The mole fraction activity coefficient has been used by Smidsrød and Guillet,3 employing an equation analogous to eq. (1),
where γχ is the mole fraction activity coefficient and Mn is the number-average molecular weight of polymer. Although the use of Mn as assumed by the authors is strictly correct (rather than Mw) for the case at hand a monodisperse polymer as stationary phase the mole fraction activity coefficient is meaningless in polymer-solvent solution theory.
To illustrate the major advantage of speed and versatility of the GC technique, various model compounds, including alkylated and chlorinated aromatics, and other solutes, were studied. Inspection of the results may give insight into the nature of solute-polymer interactions and perhaps provide a data base which may become useful in the future. The molecular weight of the polystyrenes used was varied to assess properly the effect of that parameter.
The polystyrenes employed in this study were obtained from Pressure Chemical Company, Pittsburgh, Pa., and Arro Laboratories, Joliet, Illinois. These particular polymers were of low polydispersity and were polymerized according to the techniques developed by Altares and Wyman.” Additional molecular characterization data have been provided in Table I.
Solutes were obtained from reputable sources and upon chromatography under a multitude of experimental conditions showed no discernible impurities. The support upon which the polystyrene was coated was Chromasorb P, a product of Johns-Manville Corporation, having a mesh range of 80/100. Coating solutions of polystyrene were prepared by dissolving the polystyrene with gentle heating in Baker analyzed reagent grade benzene.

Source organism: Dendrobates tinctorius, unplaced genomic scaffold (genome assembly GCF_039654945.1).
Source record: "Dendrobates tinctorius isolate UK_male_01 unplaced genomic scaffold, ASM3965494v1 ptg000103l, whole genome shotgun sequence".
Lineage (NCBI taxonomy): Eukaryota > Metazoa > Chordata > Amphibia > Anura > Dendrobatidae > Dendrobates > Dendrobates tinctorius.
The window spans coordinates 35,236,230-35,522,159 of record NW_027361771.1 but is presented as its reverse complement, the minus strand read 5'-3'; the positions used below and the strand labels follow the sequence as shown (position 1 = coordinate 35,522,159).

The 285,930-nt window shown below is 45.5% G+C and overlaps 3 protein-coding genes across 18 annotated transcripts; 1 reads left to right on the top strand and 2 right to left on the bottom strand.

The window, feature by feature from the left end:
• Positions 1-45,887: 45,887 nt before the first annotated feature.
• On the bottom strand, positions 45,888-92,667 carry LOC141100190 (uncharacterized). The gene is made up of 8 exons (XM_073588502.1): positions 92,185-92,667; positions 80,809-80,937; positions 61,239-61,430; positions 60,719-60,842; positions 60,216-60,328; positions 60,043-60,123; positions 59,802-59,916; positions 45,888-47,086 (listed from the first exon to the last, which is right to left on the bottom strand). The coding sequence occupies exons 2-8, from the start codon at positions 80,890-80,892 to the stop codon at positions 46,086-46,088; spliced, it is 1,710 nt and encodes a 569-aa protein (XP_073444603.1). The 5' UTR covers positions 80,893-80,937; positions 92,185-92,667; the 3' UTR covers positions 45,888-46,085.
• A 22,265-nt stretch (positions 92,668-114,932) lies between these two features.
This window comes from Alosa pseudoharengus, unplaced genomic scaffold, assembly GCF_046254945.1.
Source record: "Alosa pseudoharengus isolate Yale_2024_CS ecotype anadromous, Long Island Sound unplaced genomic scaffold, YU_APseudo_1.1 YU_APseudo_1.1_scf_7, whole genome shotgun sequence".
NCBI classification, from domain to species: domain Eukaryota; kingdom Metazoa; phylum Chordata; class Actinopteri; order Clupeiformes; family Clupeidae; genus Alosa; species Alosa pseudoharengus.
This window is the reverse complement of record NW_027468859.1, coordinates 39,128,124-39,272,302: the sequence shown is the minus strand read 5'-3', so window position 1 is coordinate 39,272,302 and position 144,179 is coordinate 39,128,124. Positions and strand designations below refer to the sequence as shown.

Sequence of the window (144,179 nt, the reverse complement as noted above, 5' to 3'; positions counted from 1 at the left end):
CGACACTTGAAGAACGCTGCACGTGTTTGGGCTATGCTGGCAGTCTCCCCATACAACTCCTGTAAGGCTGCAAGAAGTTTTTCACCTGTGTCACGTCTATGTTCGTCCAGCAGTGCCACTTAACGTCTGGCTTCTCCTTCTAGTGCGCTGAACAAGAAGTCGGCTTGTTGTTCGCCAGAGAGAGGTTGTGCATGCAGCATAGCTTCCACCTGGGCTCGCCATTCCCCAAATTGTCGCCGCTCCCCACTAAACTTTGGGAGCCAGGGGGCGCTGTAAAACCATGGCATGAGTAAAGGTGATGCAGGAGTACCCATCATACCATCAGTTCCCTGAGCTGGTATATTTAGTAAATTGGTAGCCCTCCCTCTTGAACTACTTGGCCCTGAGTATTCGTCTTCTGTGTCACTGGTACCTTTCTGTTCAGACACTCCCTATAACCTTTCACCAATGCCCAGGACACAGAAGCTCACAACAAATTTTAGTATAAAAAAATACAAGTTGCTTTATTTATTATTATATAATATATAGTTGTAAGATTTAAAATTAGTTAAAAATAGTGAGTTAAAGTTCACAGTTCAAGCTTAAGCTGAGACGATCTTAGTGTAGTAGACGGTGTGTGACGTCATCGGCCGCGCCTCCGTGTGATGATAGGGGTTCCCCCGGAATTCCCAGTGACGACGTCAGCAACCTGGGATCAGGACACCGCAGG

The support has a surface area of about 4m2/g, so that, assuming a uniform coating with polymer, the coating thickness should be at least 0.025 μ. On the other hand, if we assume that the polymer coating doesn’t penetrate at all into the pores of the support, and that the support particles are spherical the maximum coating thickness would be about 5 μ. Presumably, the true average thickness lies between these limits and, if so, should be thin enough to assure equilibrium with solute vapor but thick enough to avoid adsorption effects. After coating was accomplished, the coated support was removed carefully and weighed in a stoppered bottle. The approximate amount of polystyrene deposited on the supports is listed in Table II. At the completion of the experiment, the column contents (Chromasorb and polymer) were removed and submitted for ash analysis. The results of the gravimetric ash analysis (Table II) allowed the computation of the weight of the solvent (liquid phase).
The column was ¼ in. od copper tubing of 1 m length. Glass wool plugs were used to contain the column packing, which was placed into the tube by a gentle tapping procedure. The column ends were capped until actual installation into the gas chromatograph.
Helium was employed as a carrier gas. In order to minimize pressure drop complications in the column, the ratio of inlet to outlet pressure was kept close to unity. A U-tube manometer was filled with mercury and connected to the carrier gas line in front of the injection port for measuring the inlet pressure.
The commercial gas chromatograph employed with the above described modifications was a Microtek GC 2500R, equipped with a thermal conductivity detector. Flow rates were measured with a soap bubble flow meter. Elution profiles were recorded by using a Honeywell Electronik 19 chart recorder.
Oven temperature measurement was accomplished by using a Hewlett-Packard Model HP-2801A quartz thermometer with sampling every 2.4 sec. The two temperature-sensing probes were placed randomly in the oven volume occupied by the column. Room temperature was measured by using a United States Bureau of Standards Certified Thermometer, No. D-12050.